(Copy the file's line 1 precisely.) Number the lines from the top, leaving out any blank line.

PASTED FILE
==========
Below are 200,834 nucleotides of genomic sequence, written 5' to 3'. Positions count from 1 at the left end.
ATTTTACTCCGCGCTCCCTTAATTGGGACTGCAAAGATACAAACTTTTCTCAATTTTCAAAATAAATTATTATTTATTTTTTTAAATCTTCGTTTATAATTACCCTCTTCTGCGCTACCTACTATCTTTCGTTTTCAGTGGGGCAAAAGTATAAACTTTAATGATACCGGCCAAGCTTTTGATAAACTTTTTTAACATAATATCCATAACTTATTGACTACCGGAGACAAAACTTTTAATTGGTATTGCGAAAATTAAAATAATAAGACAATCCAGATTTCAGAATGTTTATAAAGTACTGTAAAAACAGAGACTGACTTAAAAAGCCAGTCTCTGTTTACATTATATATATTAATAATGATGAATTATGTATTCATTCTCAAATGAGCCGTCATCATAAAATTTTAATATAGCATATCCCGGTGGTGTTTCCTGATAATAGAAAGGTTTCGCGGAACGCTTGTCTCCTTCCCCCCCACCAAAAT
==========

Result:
Below are 200,834 nucleotides of genomic sequence, written 5' to 3'. Positions count from 1 at the left end.